Let's catch up with some slender new releases from one of my favorite publishers, Koyama Press.
The Big Team Society League Book Of Answers, by John Martz, Aaron Costain, Zach Worton and Steve Wolfhard (aka Team Society League). This is 44 pages worth of a relentless assault of filthy, hilarious scatological jokes. While the inside covers detail the names of the many, simply-drawn characters that appear in this dialogue-free book, that's a fake-out. The characters are ciphers in the tradition of Lewis Trondheim's Mister I and Mister O. That Trondheim influence can be felt strongly in the way the artists go to work at sublimely-crafted fart jokes like some master artisans of flatulence. The reason why this comic works so well is that the artists don't end their gags with a fart joke--they begin their gags with something gross and then go to great lengths to not only top that grossness, they wrap it around a nicely-crafted joke. While the drawing is kept simple, it's actually quite skilled. There's one joke where the main character cuts out his own bowels, stuffs a pizza inside so as to make him a pizza-like character for a kids' birthday party, and then starts bleeding as he stumbles out in front of a group of terrified kids. There's a recurring character who's an anthropomorphic hot dog whose "meat" keeps coming undone and falling on people. There's one strip that subverts every other--a character sucks down gallons worth of gasoline, lights a match, smokes a cigarette, and then walks away with nothing bad happening to him even as the reader is eager to see how it end. Stabbings, incineration, various things being shoved in and emerging out of asses, and general mayhem rule the day in these comics, and there's a sense of glee on these pages as the four jamming artists try to one-up each other. It's a genuine treat.
Eat More Bikes, by Nathan Bulmer. This is another slender book of gags, this time more of the absurd and conceptual variety. Bulmer's line is lean and scratchy; he gives it some solidity by using grey-scaling. I've long enjoyed Bulmer's weekly strip over at tcj.com (in Tucker Stone's column), and his work actually gets funnier as you read more strips and come to understand his comedic rhythm. Like the Team Society League, he starts off with an inherently funny premise (Sheriff Duck, muscles in the shape of the Empire State Building, Children's Song Conspiracy Theories, etc) and then quickly escalates the humor in that situation (the best was having a mini King Kong climb the bicep tower and get shot down). Bulmer's other approach is to start with an utterly mundane premise (a party on a roof, a male stripper, an interview), quickly subvert reader expectations (often with violence) and then cap it with a perfect punchline. What's amazing is that Bulmer drew this entire 36 page comic in just a month--he's a relentless joke machine with a solid sense of craft.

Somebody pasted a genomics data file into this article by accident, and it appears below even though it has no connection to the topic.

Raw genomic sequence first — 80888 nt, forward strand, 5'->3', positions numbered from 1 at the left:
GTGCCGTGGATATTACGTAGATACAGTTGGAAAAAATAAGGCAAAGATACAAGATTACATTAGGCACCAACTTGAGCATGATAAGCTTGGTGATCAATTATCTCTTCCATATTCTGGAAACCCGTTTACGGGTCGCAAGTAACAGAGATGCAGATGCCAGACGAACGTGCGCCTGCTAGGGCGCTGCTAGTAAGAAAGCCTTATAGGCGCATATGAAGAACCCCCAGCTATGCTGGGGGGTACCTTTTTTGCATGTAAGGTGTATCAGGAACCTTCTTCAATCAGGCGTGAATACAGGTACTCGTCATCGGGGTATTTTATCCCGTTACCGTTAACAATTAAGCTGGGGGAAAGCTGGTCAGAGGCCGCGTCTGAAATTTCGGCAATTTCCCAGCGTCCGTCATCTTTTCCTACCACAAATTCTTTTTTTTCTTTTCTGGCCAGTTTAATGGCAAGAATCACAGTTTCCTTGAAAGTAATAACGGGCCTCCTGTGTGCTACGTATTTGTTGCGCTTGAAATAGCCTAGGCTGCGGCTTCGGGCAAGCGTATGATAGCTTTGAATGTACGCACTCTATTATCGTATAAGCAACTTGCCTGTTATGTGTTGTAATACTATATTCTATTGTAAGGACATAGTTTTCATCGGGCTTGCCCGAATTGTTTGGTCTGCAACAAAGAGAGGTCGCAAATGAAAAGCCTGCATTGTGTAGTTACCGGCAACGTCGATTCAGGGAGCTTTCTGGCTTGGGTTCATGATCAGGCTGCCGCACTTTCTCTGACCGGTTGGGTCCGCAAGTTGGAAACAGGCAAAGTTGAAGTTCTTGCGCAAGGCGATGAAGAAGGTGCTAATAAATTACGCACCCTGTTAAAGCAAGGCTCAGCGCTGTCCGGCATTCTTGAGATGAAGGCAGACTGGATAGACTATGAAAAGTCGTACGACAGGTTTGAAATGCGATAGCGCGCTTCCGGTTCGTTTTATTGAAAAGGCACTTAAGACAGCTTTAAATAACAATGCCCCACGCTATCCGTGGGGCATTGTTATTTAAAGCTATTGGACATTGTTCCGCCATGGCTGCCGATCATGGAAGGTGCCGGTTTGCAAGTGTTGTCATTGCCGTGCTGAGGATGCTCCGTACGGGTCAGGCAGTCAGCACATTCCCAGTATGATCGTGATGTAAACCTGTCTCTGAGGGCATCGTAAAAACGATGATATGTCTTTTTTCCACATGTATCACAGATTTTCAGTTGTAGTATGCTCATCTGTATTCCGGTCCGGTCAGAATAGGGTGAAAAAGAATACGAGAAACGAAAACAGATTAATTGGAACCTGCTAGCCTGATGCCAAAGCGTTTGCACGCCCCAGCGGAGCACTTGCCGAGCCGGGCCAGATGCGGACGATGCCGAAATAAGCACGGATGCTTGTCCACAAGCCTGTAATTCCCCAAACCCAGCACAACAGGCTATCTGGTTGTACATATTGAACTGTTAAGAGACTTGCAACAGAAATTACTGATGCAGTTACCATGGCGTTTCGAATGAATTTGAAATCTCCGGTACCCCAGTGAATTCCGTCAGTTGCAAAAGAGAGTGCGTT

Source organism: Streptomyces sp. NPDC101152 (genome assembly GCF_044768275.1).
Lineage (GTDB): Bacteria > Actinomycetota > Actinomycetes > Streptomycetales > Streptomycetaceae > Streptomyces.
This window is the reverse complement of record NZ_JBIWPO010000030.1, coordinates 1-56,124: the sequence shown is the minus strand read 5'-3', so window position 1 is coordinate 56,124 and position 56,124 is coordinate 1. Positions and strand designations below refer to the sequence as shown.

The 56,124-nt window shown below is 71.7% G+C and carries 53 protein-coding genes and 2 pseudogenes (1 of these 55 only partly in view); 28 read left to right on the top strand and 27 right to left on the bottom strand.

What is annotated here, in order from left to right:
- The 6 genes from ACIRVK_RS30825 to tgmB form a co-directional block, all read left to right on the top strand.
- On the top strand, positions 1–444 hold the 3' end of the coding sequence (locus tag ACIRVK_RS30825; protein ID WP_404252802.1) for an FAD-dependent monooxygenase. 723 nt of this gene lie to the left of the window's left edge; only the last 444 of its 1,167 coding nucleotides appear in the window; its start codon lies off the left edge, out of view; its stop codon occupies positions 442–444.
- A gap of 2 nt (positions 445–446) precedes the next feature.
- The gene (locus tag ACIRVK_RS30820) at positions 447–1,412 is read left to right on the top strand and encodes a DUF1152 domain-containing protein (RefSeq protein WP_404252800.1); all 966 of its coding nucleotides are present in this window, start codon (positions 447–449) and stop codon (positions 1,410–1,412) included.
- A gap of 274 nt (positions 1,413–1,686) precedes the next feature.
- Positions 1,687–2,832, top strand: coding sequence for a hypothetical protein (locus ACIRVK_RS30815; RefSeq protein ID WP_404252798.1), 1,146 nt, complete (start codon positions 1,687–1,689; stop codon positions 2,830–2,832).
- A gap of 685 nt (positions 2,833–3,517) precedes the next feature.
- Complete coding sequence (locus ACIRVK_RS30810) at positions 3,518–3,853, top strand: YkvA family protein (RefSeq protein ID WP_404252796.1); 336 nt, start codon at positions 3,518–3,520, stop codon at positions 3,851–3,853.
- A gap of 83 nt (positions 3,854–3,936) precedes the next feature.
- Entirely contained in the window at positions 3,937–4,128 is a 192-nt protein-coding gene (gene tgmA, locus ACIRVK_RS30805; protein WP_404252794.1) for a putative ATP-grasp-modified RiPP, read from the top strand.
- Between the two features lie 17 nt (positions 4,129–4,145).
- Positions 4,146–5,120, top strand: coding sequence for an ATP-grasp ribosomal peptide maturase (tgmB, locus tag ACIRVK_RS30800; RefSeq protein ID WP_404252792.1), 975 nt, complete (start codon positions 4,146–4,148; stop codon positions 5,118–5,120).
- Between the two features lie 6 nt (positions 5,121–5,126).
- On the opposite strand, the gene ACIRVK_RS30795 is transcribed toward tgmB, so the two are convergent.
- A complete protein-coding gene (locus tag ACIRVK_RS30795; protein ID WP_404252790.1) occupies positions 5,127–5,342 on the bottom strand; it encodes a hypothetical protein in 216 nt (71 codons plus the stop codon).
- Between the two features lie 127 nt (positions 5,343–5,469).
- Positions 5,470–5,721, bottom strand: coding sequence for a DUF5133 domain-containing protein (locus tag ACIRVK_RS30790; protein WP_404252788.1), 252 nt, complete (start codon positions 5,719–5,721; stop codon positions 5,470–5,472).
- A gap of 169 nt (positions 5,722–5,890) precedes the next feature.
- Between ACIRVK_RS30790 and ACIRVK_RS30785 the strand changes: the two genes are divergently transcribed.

Sunday In The Park With Boys, by Jane Mai. This is a harrowing, unsparing account of one young woman's experience with anxiety, depression and sheer existential terror. Mai's rendering style ranges from a simplistic, cartoony line (almost like a manga character, complete with a sailor suit) to an intense, almost unbearable naturalism that oozes pain. If there's a credo to this comic, it's "I wish you could understand". Mai tries to get across what it's like to feel the way that she does on a regular basis. She often sees the world as inhabited by horrifying, multisegmented insectoid creatures. She frequently feels them on her own head, suffocating her, isolating her, causing her to become more and more desperate. The phrase she uses, "I wish I wasn't such an asshole" is the cry of depressives everywhere who feel like they don't deserve to be loved. The most devastating part of the book, and really the part that recapitulates Mai's many attempts at understanding herself, comes when she tries to describe how she feels when she's depressed. She says it's like being in water, "complacent and happy" but "boring". Then you start to drown "and it gets harder to bounce back and stay afloat each time"; for a young person starting to get older, this is precisely what happens. What's interesting about this comic is Mai's use of whimsical storytelling devices that try to give her pep talks: her dog, a mermaid, a mirror, an eyepatch. It's like the entire book is really a dialogue between her depressive self and what is known in therapy as one's "wise mind"--the rational part of one's brain that knows how to help, if only the depressive self would listen. Mai's wise mind is just especially cleverly rendered in so many different ways, even as the specter of the all-controlling insect is such a dominant presence. The book ends on a hopeful note that is as much self-suggestion as it is an honest conclusion for this stunning piece of someone trying to get better in public through art. She and Lance Ward are my new favorite autobio cartoonists for the way they mix humor and unsparing self-examination.